The following antibodies were used: anti-α-tubulin (Sigma-Aldrich, T9026, 1:10,000); anti-PCNA (Santa Cruz Biotechnology, sc-56, 1:2000); anti-UAF1 (Santa Cruz Biotechnology, sc-514473, 1:500); anti-RFC4 (Santa Cruz Biotechnology, sc-20996,1:1000); anti-RFC5 (Santa Cruz Biotechnology, sc-20997, 1:1500); anti-LAMIN B1 (Santa Cruz Biotechnology, sc-20682, 1:2500); anti-CHK1 (Santa Cruz Biotechnology, sc8408, 1:500); anti-pCHK1(S317) (Bethyl, A304-673A, 1:5000); anti-CHK2 (GeneTex, GTX70295, 1:1000); pCHK2(T68) (Cell Signaling Technology, #2197, 1:1000); anti-RPA2 (Bethyl, A300-244A, 1:3000); anti-pRPA2(S4/S8) (Bethyl, A300-245A, 1:3000); anti-pRPA2(S33) (Bethyl, A300-246A, 1:3000); anti-RAD51 (Cell Signaling Technology, #8875, 1:1000); anti-Ub-PCNA (Cell Signaling Technology, #13439, 1:1000); anti-MYC (Merck Millipore, 05-724.1:100); anti-FLAG (Sigma-Aldrich, F3165, 1:1000); anti-MCM2 (Abcam, ab4464, 1:2000); anti-pMCM2(S40/S41) (Bethyl, A300-788A, 1:2000); anti-MUS81 (Abcam, ab14387, 1:1000); anti-SLX4 (Abcam, ab169114, 1:1000); anti-DNA-PK (Thermo Scientific, MS-423-P1, 1:1000); anti-pDNA-PK(S2056) (Abcam, ab18192, 1:1000); anti-histone H3 (Merck Millipore, 07-690, 1:10,000); anti-γH2AX (Merck Millipore, 05-636, 1:2000); anti-MRE11 (Novus Biologicals, NB100-142, 1:1000); anti-ATM (Santa Cruz Biotechnology, sc-23921, 1:1000); anti-pATM(S1981) (R&D Systems, AF1655, 1:1000); anti-RAD51AP1 (GeneTex, GTX115455, 1:1500). The anti-human ATAD5 antibody was raised in rabbits using the N-terminal fragment (residues 1–297 amino acids)17.

Transfections and RNA interference

Transfections of plasmid DNA and siRNAs, either synthetic duplexes or SMART pool (20 nM), were performed using X-tremeGENE™ HP (Roche, Basel, Switzerland) and RNAiMAX (Thermo Fisher Scientific), respectively, according to the manufacturer’s instructions with slight modifications. The transfection reagent was removed 5 h after transfection and fresh medium was added. See Supplementary Table 2 for the siRNA sequence information.

Immunoprecipitation and immunoblot analysis

A Triton X-100™-soluble fraction (soluble fraction) and a Triton X-100™-insoluble fraction (chromatin-bound fraction) were isolated and subjected for immunoblot analysis according to the methods described previously17 with slight modifications. In brief, the soluble fraction was isolated by incubating cells in buffer A (100 mM NaCl, 300 mM sucrose, 3 mM MgCl2, 10 mM PIPES, pH 6.8, 1 mM EGTA, 0.2% Triton X-100™, phosphatase inhibitors, and protease inhibitors [Roche]) for 5 min on ice, followed by centrifugation. Then, the chromatin-bound fraction was isolated by resuspending the pellet in RIPA buffer (50 mM Tris-HCl, pH 8.0, 150 mM NaCl, 5 mM EDTA, 1% Triton X-100™, 0.1% sodium dodecyl sulfate, 0.5% sodium deoxycholate, 0.1 M PMSF, phosphatase inhibitors, and protease inhibitors) with Benzonase® nuclease for 40 min on ice, followed by sonication and centrifugation. For immunoprecipitation, cells were lysed on ice in buffer X (100 mM Tris-HCl, 250 mM NaCl, 1 mM EDTA, 1% NP-40, 0.1 M phenylmethylsulfonyl fluoride, phosphatase inhibitors, and protease inhibitors) with Benzonase® nuclease, followed by sonication and centrifugation. Proteins were separated by sodium dodecyl sulfate-polyacrylamide gel electrophoresis (SDS-PAGE) and transferred to a nitrocellulose membrane. Blocking of the membranes and blotting with primary antibodies were performed in Tris-buffered saline containing 0.1% Tween® 20 supplemented with 5% skim milk powder. Proteins were visualized using secondary horseradish peroxidase-conjugated antibodies (Enzo Life Sciences, New York, NY) and enhanced chemiluminescence reagent (Thermo Fisher Scientific). Signals were detected using an automated imaging system (ChemiDoc™; Bio-Rad Laboratories, Hercules, CA).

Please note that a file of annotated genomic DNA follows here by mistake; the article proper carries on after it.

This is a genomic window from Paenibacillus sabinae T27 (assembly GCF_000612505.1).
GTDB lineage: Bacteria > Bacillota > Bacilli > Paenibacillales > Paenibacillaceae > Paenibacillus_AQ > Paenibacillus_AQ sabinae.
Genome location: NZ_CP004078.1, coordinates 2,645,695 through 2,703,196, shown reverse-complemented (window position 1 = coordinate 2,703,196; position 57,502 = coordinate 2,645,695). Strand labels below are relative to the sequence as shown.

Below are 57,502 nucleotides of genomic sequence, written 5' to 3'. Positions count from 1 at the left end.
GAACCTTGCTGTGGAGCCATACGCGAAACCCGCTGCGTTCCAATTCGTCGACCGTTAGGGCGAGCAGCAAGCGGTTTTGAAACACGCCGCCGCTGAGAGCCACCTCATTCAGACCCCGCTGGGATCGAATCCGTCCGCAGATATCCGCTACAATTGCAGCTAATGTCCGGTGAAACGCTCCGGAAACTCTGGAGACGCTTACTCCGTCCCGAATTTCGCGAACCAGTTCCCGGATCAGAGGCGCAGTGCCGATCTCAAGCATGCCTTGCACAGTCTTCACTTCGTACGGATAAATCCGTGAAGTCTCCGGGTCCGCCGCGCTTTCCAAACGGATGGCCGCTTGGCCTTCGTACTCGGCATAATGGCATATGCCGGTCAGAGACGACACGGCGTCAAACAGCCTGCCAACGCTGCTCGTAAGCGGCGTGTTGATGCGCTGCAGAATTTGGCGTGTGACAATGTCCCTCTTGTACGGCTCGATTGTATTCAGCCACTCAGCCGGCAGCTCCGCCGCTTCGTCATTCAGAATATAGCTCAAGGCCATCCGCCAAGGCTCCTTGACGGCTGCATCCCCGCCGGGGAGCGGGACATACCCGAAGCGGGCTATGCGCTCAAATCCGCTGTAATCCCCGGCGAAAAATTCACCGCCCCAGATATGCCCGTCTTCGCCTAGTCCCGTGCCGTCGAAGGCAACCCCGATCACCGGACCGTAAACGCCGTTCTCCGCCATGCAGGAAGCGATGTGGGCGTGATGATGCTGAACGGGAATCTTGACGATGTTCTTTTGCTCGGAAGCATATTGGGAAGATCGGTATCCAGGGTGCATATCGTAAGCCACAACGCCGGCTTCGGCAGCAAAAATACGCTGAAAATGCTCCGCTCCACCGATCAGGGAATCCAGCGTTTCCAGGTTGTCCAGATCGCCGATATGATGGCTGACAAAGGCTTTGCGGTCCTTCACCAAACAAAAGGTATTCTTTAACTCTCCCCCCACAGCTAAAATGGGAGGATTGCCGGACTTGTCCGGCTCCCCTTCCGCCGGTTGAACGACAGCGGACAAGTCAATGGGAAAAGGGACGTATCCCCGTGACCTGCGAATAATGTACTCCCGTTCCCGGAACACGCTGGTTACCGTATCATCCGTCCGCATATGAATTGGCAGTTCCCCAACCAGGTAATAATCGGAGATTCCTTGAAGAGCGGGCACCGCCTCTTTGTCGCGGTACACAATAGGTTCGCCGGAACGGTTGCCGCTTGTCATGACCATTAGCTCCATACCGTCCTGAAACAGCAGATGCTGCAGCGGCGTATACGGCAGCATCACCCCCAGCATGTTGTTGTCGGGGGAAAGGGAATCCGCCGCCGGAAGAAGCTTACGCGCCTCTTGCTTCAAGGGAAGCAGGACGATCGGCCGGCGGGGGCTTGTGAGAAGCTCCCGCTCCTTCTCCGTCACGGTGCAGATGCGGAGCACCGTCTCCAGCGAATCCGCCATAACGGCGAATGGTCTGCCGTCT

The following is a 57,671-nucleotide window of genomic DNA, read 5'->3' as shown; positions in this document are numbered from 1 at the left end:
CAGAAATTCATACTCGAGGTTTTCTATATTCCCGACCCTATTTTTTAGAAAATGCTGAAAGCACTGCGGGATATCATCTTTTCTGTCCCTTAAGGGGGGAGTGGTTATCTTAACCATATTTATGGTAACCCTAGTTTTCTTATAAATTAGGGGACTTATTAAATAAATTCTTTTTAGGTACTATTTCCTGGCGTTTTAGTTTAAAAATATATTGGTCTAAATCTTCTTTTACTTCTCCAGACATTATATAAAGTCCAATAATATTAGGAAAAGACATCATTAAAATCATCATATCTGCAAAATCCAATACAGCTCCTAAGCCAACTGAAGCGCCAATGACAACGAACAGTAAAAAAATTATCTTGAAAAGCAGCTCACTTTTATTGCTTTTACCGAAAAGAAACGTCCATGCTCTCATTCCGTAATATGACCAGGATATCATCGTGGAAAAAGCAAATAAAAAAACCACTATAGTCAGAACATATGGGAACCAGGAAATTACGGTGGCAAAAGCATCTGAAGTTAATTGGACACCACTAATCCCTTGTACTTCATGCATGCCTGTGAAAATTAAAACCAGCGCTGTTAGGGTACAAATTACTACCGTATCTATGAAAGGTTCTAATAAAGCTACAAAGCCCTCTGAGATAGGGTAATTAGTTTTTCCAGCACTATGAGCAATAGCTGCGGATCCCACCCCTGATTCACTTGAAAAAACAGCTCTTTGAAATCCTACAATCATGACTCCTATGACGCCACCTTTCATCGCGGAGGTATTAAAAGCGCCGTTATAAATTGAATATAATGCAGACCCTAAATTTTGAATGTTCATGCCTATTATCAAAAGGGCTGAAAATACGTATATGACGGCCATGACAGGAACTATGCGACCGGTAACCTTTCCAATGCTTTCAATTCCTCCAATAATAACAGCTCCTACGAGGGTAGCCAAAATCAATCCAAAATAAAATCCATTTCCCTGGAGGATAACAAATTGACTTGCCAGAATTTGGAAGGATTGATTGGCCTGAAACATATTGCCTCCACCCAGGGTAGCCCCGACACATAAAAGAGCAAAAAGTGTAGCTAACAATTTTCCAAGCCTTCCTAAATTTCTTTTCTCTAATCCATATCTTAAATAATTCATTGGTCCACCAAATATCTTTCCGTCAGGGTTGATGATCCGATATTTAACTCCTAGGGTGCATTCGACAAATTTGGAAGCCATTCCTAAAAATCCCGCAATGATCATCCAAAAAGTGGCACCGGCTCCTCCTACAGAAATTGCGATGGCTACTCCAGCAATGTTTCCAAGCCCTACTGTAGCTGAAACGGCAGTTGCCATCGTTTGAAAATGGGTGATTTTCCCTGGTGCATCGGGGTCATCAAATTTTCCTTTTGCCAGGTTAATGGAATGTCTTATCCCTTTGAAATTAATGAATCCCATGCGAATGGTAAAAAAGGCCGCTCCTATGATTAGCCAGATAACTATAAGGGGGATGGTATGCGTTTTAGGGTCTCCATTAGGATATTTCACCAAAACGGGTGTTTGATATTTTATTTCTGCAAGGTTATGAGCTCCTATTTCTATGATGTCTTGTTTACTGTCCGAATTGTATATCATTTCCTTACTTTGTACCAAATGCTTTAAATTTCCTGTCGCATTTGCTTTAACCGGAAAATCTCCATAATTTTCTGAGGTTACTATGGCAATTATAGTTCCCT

His-tag protein pull-down assay

For Ni-NTA pull-down assays, Ni-chelated beads (Sigma-Aldrich) were equilibrated with binding buffer A (50 mM Tris-HCl, pH 7.5–8.0, 50 mM NaCl, 10% glycerol, 0.1% Triton X-100™, and 1 mM dithiothreitol) three times. Combined equilibrated beads and purified proteins (His-tagged ATAD5 proteins and purified GST-RAD51 or GST-UAF1) in a buffer that contains 10% glycerol and 0.1% Triton X-100™ then incubated for 1 h at 4 °C with rotation. The beads were then washed five times with 1 mL of binding buffer A supplemented with 20 mM imidazole. Bound proteins were collected from the nickel beads by adding elution buffer (buffer A and 250 mM imidazole) for 20 min at 4 °C. The eluted proteins were mixed with 2× Laemmli sample buffer, followed by incubation at 95 °C for 5 min. Proteins were analyzed by SDS-PAGE followed by Coomassie Brilliant Blue staining.

DNA combing analysis